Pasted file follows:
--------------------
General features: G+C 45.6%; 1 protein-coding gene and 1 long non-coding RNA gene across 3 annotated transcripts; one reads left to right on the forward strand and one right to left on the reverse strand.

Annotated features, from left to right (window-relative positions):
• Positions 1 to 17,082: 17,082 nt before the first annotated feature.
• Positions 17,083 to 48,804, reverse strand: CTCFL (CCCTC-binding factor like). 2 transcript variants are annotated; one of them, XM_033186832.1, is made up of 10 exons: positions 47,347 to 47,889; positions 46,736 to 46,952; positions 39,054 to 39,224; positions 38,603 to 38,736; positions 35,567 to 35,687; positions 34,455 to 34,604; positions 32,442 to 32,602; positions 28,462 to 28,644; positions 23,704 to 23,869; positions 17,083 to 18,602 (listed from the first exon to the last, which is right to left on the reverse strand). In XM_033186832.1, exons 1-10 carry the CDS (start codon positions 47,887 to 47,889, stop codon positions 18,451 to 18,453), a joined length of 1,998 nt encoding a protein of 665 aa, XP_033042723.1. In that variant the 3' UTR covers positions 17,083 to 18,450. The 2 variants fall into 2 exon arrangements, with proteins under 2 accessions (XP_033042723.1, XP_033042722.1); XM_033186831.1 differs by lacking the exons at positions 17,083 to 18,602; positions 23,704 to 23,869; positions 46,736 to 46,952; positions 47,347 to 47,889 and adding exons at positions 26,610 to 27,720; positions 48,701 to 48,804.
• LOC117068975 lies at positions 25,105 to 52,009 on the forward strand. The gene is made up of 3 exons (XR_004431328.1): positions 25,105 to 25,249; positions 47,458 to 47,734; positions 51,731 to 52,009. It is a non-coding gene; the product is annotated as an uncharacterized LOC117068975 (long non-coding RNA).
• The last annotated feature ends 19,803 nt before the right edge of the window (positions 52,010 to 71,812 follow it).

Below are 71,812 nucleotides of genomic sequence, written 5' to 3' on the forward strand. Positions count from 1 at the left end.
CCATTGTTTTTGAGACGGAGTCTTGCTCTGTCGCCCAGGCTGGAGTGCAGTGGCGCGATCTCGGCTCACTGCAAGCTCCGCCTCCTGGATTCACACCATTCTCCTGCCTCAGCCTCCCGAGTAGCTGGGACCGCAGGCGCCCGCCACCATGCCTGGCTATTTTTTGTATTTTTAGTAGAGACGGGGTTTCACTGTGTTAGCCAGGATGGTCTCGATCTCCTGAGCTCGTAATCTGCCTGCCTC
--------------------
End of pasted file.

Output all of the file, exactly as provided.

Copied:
General features: G+C 45.6%; 1 protein-coding gene and 1 long non-coding RNA gene across 3 annotated transcripts; one reads left to right on the forward strand and one right to left on the reverse strand.

Annotated features, from left to right (window-relative positions):
• Positions 1 to 17,082: 17,082 nt before the first annotated feature.
• Positions 17,083 to 48,804, reverse strand: CTCFL (CCCTC-binding factor like). 2 transcript variants are annotated; one of them, XM_033186832.1, is made up of 10 exons: positions 47,347 to 47,889; positions 46,736 to 46,952; positions 39,054 to 39,224; positions 38,603 to 38,736; positions 35,567 to 35,687; positions 34,455 to 34,604; positions 32,442 to 32,602; positions 28,462 to 28,644; positions 23,704 to 23,869; positions 17,083 to 18,602 (listed from the first exon to the last, which is right to left on the reverse strand). In XM_033186832.1, exons 1-10 carry the CDS (start codon positions 47,887 to 47,889, stop codon positions 18,451 to 18,453), a joined length of 1,998 nt encoding a protein of 665 aa, XP_033042723.1. In that variant the 3' UTR covers positions 17,083 to 18,450. The 2 variants fall into 2 exon arrangements, with proteins under 2 accessions (XP_033042723.1, XP_033042722.1); XM_033186831.1 differs by lacking the exons at positions 17,083 to 18,602; positions 23,704 to 23,869; positions 46,736 to 46,952; positions 47,347 to 47,889 and adding exons at positions 26,610 to 27,720; positions 48,701 to 48,804.
• LOC117068975 lies at positions 25,105 to 52,009 on the forward strand. The gene is made up of 3 exons (XR_004431328.1): positions 25,105 to 25,249; positions 47,458 to 47,734; positions 51,731 to 52,009. It is a non-coding gene; the product is annotated as an uncharacterized LOC117068975 (long non-coding RNA).
• The last annotated feature ends 19,803 nt before the right edge of the window (positions 52,010 to 71,812 follow it).

Below are 71,812 nucleotides of genomic sequence, written 5' to 3' on the forward strand. Positions count from 1 at the left end.
CCATTGTTTTTGAGACGGAGTCTTGCTCTGTCGCCCAGGCTGGAGTGCAGTGGCGCGATCTCGGCTCACTGCAAGCTCCGCCTCCTGGATTCACACCATTCTCCTGCCTCAGCCTCCCGAGTAGCTGGGACCGCAGGCGCCCGCCACCATGCCTGGCTATTTTTTGTATTTTTAGTAGAGACGGGGTTTCACTGTGTTAGCCAGGATGGTCTCGATCTCCTGAGCTCGTAATCTGCCTGCCTC